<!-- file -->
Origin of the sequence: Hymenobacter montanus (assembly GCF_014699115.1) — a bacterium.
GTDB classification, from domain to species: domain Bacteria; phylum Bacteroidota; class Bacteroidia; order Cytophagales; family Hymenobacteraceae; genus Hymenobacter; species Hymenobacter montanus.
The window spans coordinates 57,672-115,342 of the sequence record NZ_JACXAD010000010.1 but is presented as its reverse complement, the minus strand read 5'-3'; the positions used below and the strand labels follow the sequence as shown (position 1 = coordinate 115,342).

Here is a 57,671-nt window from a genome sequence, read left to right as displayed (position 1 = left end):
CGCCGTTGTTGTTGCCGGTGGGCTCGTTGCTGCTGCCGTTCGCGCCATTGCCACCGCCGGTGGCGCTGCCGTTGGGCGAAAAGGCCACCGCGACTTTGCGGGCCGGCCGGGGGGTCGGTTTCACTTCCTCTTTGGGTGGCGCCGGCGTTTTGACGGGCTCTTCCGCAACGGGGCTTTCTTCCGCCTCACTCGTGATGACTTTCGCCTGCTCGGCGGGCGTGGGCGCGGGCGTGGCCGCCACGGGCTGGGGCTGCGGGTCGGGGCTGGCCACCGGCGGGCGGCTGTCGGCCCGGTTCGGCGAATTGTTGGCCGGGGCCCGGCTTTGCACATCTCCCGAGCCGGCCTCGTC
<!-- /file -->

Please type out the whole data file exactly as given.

Origin of the sequence: Hymenobacter montanus (assembly GCF_014699115.1) — a bacterium.
GTDB classification, from domain to species: domain Bacteria; phylum Bacteroidota; class Bacteroidia; order Cytophagales; family Hymenobacteraceae; genus Hymenobacter; species Hymenobacter montanus.
The window spans coordinates 57,672-115,342 of the sequence record NZ_JACXAD010000010.1 but is presented as its reverse complement, the minus strand read 5'-3'; the positions used below and the strand labels follow the sequence as shown (position 1 = coordinate 115,342).

Here is a 57,671-nt window from a genome sequence, read left to right as displayed (position 1 = left end):
CGCCGTTGTTGTTGCCGGTGGGCTCGTTGCTGCTGCCGTTCGCGCCATTGCCACCGCCGGTGGCGCTGCCGTTGGGCGAAAAGGCCACCGCGACTTTGCGGGCCGGCCGGGGGGTCGGTTTCACTTCCTCTTTGGGTGGCGCCGGCGTTTTGACGGGCTCTTCCGCAACGGGGCTTTCTTCCGCCTCACTCGTGATGACTTTCGCCTGCTCGGCGGGCGTGGGCGCGGGCGTGGCCGCCACGGGCTGGGGCTGCGGGTCGGGGCTGGCCACCGGCGGGCGGCTGTCGGCCCGGTTCGGCGAATTGTTGGCCGGGGCCCGGCTTTGCACATCTCCCGAGCCGGCCTCGTC